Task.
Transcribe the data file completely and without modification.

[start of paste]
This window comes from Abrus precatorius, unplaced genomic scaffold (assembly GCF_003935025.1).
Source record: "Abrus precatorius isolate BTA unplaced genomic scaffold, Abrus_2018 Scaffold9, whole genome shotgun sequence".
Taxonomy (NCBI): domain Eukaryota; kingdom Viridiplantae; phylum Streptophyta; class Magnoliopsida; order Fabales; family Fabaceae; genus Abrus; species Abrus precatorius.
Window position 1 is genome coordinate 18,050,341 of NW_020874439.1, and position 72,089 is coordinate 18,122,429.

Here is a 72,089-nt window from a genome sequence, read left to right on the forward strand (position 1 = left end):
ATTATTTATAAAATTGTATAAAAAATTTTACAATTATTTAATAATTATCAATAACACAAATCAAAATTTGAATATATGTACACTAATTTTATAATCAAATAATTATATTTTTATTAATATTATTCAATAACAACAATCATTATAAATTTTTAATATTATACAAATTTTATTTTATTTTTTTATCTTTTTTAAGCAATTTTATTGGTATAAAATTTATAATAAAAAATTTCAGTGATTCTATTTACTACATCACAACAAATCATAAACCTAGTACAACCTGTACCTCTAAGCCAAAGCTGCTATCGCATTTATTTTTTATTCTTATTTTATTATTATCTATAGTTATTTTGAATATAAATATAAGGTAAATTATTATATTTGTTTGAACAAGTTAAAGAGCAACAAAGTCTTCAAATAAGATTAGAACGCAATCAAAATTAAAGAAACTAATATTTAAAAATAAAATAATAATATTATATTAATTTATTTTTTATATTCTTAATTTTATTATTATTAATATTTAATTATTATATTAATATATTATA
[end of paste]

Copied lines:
This window comes from Abrus precatorius, unplaced genomic scaffold (assembly GCF_003935025.1).
Source record: "Abrus precatorius isolate BTA unplaced genomic scaffold, Abrus_2018 Scaffold9, whole genome shotgun sequence".
Taxonomy (NCBI): domain Eukaryota; kingdom Viridiplantae; phylum Streptophyta; class Magnoliopsida; order Fabales; family Fabaceae; genus Abrus; species Abrus precatorius.
Window position 1 is genome coordinate 18,050,341 of NW_020874439.1, and position 72,089 is coordinate 18,122,429.

Here is a 72,089-nt window from a genome sequence, read left to right on the forward strand (position 1 = left end):
ATTATTTATAAAATTGTATAAAAAATTTTACAATTATTTAATAATTATCAATAACACAAATCAAAATTTGAATATATGTACACTAATTTTATAATCAAATAATTATATTTTTATTAATATTATTCAATAACAACAATCATTATAAATTTTTAATATTATACAAATTTTATTTTATTTTTTTATCTTTTTTAAGCAATTTTATTGGTATAAAATTTATAATAAAAAATTTCAGTGATTCTATTTACTACATCACAACAAATCATAAACCTAGTACAACCTGTACCTCTAAGCCAAAGCTGCTATCGCATTTATTTTTTATTCTTATTTTATTATTATCTATAGTTATTTTGAATATAAATATAAGGTAAATTATTATATTTGTTTGAACAAGTTAAAGAGCAACAAAGTCTTCAAATAAGATTAGAACGCAATCAAAATTAAAGAAACTAATATTTAAAAATAAAATAATAATATTATATTAATTTATTTTTTATATTCTTAATTTTATTATTATTAATATTTAATTATTATATTAATATATTATA